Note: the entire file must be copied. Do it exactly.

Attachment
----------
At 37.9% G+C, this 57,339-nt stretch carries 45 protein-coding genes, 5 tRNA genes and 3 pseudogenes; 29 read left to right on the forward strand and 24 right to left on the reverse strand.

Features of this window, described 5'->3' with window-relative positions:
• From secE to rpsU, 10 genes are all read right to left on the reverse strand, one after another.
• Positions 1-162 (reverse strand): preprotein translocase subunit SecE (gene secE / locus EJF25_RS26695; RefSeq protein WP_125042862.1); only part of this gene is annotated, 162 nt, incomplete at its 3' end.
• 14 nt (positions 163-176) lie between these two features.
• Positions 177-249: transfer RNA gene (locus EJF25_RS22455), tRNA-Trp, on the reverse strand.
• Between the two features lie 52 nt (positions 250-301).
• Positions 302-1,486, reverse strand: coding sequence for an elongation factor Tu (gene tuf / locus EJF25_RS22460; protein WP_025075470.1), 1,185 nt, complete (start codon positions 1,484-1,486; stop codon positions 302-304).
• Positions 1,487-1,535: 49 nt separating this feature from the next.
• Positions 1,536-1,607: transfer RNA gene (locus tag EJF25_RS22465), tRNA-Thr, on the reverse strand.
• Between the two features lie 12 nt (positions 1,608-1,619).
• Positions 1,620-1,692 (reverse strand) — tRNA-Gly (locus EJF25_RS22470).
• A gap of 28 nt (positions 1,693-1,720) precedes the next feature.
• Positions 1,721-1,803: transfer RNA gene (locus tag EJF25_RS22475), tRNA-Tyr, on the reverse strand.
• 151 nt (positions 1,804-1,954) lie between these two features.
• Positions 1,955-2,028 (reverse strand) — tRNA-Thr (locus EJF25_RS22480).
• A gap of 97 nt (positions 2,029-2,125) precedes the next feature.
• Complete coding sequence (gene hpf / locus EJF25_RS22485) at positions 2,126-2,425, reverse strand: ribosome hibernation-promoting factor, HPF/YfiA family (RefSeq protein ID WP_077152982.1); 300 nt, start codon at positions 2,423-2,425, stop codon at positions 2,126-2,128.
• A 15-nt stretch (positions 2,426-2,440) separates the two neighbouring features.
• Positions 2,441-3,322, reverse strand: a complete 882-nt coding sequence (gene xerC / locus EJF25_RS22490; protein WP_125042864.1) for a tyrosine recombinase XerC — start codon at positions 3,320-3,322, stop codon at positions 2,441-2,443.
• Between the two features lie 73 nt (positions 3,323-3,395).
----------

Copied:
At 37.9% G+C, this 57,339-nt stretch carries 45 protein-coding genes, 5 tRNA genes and 3 pseudogenes; 29 read left to right on the forward strand and 24 right to left on the reverse strand.

Features of this window, described 5'->3' with window-relative positions:
• From secE to rpsU, 10 genes are all read right to left on the reverse strand, one after another.
• Positions 1-162 (reverse strand): preprotein translocase subunit SecE (gene secE / locus EJF25_RS26695; RefSeq protein WP_125042862.1); only part of this gene is annotated, 162 nt, incomplete at its 3' end.
• 14 nt (positions 163-176) lie between these two features.
• Positions 177-249: transfer RNA gene (locus EJF25_RS22455), tRNA-Trp, on the reverse strand.
• Between the two features lie 52 nt (positions 250-301).
• Positions 302-1,486, reverse strand: coding sequence for an elongation factor Tu (gene tuf / locus EJF25_RS22460; protein WP_025075470.1), 1,185 nt, complete (start codon positions 1,484-1,486; stop codon positions 302-304).
• Positions 1,487-1,535: 49 nt separating this feature from the next.
• Positions 1,536-1,607: transfer RNA gene (locus tag EJF25_RS22465), tRNA-Thr, on the reverse strand.
• Between the two features lie 12 nt (positions 1,608-1,619).
• Positions 1,620-1,692 (reverse strand) — tRNA-Gly (locus EJF25_RS22470).
• A gap of 28 nt (positions 1,693-1,720) precedes the next feature.
• Positions 1,721-1,803: transfer RNA gene (locus tag EJF25_RS22475), tRNA-Tyr, on the reverse strand.
• 151 nt (positions 1,804-1,954) lie between these two features.
• Positions 1,955-2,028 (reverse strand) — tRNA-Thr (locus EJF25_RS22480).
• A gap of 97 nt (positions 2,029-2,125) precedes the next feature.
• Complete coding sequence (gene hpf / locus EJF25_RS22485) at positions 2,126-2,425, reverse strand: ribosome hibernation-promoting factor, HPF/YfiA family (RefSeq protein ID WP_077152982.1); 300 nt, start codon at positions 2,423-2,425, stop codon at positions 2,126-2,128.
• A 15-nt stretch (positions 2,426-2,440) separates the two neighbouring features.
• Positions 2,441-3,322, reverse strand: a complete 882-nt coding sequence (gene xerC / locus EJF25_RS22490; protein WP_125042864.1) for a tyrosine recombinase XerC — start codon at positions 3,320-3,322, stop codon at positions 2,441-2,443.
• Between the two features lie 73 nt (positions 3,323-3,395).